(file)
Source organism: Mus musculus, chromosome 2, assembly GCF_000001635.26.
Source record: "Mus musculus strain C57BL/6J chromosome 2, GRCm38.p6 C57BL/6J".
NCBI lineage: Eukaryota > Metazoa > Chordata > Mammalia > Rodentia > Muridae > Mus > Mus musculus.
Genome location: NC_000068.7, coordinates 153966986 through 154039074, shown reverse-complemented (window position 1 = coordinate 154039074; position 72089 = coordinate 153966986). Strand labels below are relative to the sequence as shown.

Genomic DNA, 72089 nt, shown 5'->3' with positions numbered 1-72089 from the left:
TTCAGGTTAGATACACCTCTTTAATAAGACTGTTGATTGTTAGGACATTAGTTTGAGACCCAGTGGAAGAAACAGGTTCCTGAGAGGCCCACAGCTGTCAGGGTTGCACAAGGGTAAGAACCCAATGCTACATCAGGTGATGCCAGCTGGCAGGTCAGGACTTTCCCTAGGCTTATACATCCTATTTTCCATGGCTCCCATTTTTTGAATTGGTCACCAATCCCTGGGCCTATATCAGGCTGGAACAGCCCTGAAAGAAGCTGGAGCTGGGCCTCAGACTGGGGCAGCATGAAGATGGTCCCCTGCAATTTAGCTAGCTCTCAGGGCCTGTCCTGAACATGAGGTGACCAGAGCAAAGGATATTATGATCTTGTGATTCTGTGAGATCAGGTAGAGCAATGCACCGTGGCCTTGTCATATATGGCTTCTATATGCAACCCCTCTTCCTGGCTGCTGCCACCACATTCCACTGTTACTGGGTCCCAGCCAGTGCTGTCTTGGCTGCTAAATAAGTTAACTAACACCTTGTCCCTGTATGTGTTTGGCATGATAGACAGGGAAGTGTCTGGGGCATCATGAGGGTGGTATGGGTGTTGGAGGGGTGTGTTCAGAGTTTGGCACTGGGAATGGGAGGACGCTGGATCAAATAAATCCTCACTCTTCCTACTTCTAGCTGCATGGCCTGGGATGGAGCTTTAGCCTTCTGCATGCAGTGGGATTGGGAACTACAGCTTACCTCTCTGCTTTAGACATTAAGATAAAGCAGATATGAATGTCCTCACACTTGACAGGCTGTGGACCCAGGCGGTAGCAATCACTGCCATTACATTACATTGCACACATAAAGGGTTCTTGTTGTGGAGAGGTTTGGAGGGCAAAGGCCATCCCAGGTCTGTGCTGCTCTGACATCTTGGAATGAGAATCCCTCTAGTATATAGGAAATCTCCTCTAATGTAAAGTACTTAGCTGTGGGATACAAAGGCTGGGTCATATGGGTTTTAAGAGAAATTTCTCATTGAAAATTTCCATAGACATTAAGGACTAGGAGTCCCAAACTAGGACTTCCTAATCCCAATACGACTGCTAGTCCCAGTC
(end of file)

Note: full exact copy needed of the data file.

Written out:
Source organism: Mus musculus, chromosome 2, assembly GCF_000001635.26.
Source record: "Mus musculus strain C57BL/6J chromosome 2, GRCm38.p6 C57BL/6J".
NCBI lineage: Eukaryota > Metazoa > Chordata > Mammalia > Rodentia > Muridae > Mus > Mus musculus.
Genome location: NC_000068.7, coordinates 153966986 through 154039074, shown reverse-complemented (window position 1 = coordinate 154039074; position 72089 = coordinate 153966986). Strand labels below are relative to the sequence as shown.

Genomic DNA, 72089 nt, shown 5'->3' with positions numbered 1-72089 from the left:
TTCAGGTTAGATACACCTCTTTAATAAGACTGTTGATTGTTAGGACATTAGTTTGAGACCCAGTGGAAGAAACAGGTTCCTGAGAGGCCCACAGCTGTCAGGGTTGCACAAGGGTAAGAACCCAATGCTACATCAGGTGATGCCAGCTGGCAGGTCAGGACTTTCCCTAGGCTTATACATCCTATTTTCCATGGCTCCCATTTTTTGAATTGGTCACCAATCCCTGGGCCTATATCAGGCTGGAACAGCCCTGAAAGAAGCTGGAGCTGGGCCTCAGACTGGGGCAGCATGAAGATGGTCCCCTGCAATTTAGCTAGCTCTCAGGGCCTGTCCTGAACATGAGGTGACCAGAGCAAAGGATATTATGATCTTGTGATTCTGTGAGATCAGGTAGAGCAATGCACCGTGGCCTTGTCATATATGGCTTCTATATGCAACCCCTCTTCCTGGCTGCTGCCACCACATTCCACTGTTACTGGGTCCCAGCCAGTGCTGTCTTGGCTGCTAAATAAGTTAACTAACACCTTGTCCCTGTATGTGTTTGGCATGATAGACAGGGAAGTGTCTGGGGCATCATGAGGGTGGTATGGGTGTTGGAGGGGTGTGTTCAGAGTTTGGCACTGGGAATGGGAGGACGCTGGATCAAATAAATCCTCACTCTTCCTACTTCTAGCTGCATGGCCTGGGATGGAGCTTTAGCCTTCTGCATGCAGTGGGATTGGGAACTACAGCTTACCTCTCTGCTTTAGACATTAAGATAAAGCAGATATGAATGTCCTCACACTTGACAGGCTGTGGACCCAGGCGGTAGCAATCACTGCCATTACATTACATTGCACACATAAAGGGTTCTTGTTGTGGAGAGGTTTGGAGGGCAAAGGCCATCCCAGGTCTGTGCTGCTCTGACATCTTGGAATGAGAATCCCTCTAGTATATAGGAAATCTCCTCTAATGTAAAGTACTTAGCTGTGGGATACAAAGGCTGGGTCATATGGGTTTTAAGAGAAATTTCTCATTGAAAATTTCCATAGACATTAAGGACTAGGAGTCCCAAACTAGGACTTCCTAATCCCAATACGACTGCTAGTCCCAGTC